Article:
Up to Speed, Issue 1: a Peace Conference, a UNHRC Report on Venezuela, Letters from North Korea and Gorillas

By Thea Bladt Hansen

Collage by Emma Kappeyne van de Copello

In the midst of dizzying reports, numbers and exclamations about the Coronavirus pandemic, other events and news from around the world may have escaped your attention. But fear not – The Herring’s monthly Current Affairs Recap is here to brief you on the things you may have missed, from the ongoing gorilla baby boom in Uganda to Kim Jong Un’s penpalship with Donald Trump. 

Historical Peace Conference in Qatar

On Saturday, September 12th an Afghan peace conference began in Qatar. The Kabul-located government of Afghanistan met with the Taliban to discuss how to achieve a peaceful future for the country after more than 40 years of coups, occupation and war. It will be difficult to reach a peace agreement because of inherent differences between the democratically elected Kabul-government and the Taliban, a fundamentalist political movement and military organisation.

Foreign powers also play a role in the negotiations as both US and NATO troops are still present in Afghanistan. However, the aim of the conference is to figure out how the two parties can coexist and share power to ensure peace in Afghanistan. The conference is still ongoing and no outcomes have been made public yet. (Source: New York Times)

Venezuelan Government Accused of Crimes Against Humanity

A United Nations Human Rights Council report released on 16 September pressures the Venezuelan government led by Nicolás Maduro to explain its commission of what the report determines to be “crimes against humanity.” The report states that UN investigators found “reasonable grounds to believe that arbitrary detentions were used to target individuals based on their political affiliation, participation, views, opinions or expression, throughout the period under review.” 

The report also describes how SEBIN, The Bolivarian National Intelligence Service, in the period 2014-2018, arrested or tortured 33 people due to their political beliefs. According to the report, the torture included “asphyxiation with plastic bags, chemical substances or water; beatings; electric shocks; death threats; rape threats against either the victim and/or relatives; psychological torture including sensorial deprivation, constant lighting and extreme cold; and forced nudity.” (Source: UNHRC)

Journalist Publishes Letters from Kim Jong Un to Trump

American journalist Bob Woodward’s latest book titled “Rage” sparked international attention by illustrating inside information relating to President Trump’s relationship with North Korea’s leader Kim Jong Un. The book was released on September 15th and is partially based on interviews with Trump conducted by Woodword.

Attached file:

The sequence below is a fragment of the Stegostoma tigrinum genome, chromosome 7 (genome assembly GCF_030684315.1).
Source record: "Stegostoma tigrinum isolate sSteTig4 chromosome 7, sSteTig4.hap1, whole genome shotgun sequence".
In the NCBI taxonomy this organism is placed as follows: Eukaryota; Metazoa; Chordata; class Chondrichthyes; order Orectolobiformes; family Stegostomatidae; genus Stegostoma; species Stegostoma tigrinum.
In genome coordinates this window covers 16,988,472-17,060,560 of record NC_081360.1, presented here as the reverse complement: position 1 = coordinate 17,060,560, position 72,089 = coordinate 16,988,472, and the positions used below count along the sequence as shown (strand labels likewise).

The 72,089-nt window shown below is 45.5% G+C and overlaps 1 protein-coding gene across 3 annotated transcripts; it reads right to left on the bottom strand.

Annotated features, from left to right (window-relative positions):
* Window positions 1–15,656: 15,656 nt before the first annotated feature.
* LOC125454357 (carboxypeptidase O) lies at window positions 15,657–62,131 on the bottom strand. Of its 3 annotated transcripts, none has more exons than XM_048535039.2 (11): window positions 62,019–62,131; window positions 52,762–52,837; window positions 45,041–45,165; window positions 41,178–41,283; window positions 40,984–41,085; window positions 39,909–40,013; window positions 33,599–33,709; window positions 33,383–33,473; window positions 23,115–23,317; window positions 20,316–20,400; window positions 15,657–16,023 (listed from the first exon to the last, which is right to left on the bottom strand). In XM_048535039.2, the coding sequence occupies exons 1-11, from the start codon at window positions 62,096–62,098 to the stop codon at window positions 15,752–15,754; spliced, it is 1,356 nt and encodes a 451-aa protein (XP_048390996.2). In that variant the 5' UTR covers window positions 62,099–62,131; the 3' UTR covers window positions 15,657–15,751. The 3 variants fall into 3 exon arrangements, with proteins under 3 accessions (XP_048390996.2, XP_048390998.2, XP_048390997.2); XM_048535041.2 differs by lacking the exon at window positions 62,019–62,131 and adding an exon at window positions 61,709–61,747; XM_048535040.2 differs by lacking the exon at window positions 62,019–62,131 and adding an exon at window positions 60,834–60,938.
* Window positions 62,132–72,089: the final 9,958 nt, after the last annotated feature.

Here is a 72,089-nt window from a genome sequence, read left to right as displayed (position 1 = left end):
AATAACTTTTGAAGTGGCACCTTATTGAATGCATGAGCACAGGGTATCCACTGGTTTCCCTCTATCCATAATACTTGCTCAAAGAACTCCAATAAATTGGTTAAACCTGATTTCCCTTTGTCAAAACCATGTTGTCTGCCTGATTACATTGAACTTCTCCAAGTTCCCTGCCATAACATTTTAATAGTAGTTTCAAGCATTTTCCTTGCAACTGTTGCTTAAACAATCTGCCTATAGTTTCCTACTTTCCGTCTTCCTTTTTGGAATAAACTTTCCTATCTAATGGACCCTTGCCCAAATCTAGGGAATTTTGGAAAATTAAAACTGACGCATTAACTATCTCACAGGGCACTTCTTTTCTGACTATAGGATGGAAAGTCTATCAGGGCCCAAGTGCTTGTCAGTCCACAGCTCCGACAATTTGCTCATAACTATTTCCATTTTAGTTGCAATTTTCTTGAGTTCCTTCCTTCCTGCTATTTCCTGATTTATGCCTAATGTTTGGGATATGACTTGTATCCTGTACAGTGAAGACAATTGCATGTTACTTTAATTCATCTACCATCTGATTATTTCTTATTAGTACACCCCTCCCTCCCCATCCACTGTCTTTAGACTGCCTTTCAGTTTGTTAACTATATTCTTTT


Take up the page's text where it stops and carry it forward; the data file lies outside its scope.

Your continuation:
The book includes 27 letters exchanged between the two leaders. Only two of the letters have hitherto been accessible to the public and according to Woodward, the letters describe a “diplomatic courtship” between Trump and Jong Un. The letters bear witness to Trump’s changing relationship with Jong Un, shifting from mockingly referring to Jong Un as “Little Rocket Man” to being the first US president to have a meeting with a leader of North Korea while still in office. 

The following is an excerpt from a letter from Jong Un to Trump sent on 25 December 2018: “I also believe that the deep and special friendship between us will work as a magical force that leads the progress of the DPRK-US [Democratic People’s Republic of Korea-United States] relations, clearing all the hurdles we face in the process of bringing about the developments we seek to achieve.” Critics argue that Trump’s meetings with Jong Un are problematic as they provide the North Korean leader with international legitimacy. (Sources: Washington Post,  CNN)

Gorilla Baby Boom in Uganda

We will finish off this week’s news recap with a joyous story from Uganda. The Coronavirus  pandemic has led to a decline in tourism around the world. The lack of noisy and intruding tourists in Uganda has resulted in a true gorilla baby boom. Seven new primates have been added to the country’s  population of mountain gorillas since January. The species is classified as endangered; only three mountain gorillas were born in Uganda in 2019. This year’s increase in births is therefore essential to the future existence of the animal. (Source: The Telegraph)

These were our picks for the news of the month you may have missed. Keep informed and stay tuned for next month’s Current Affairs Recap!

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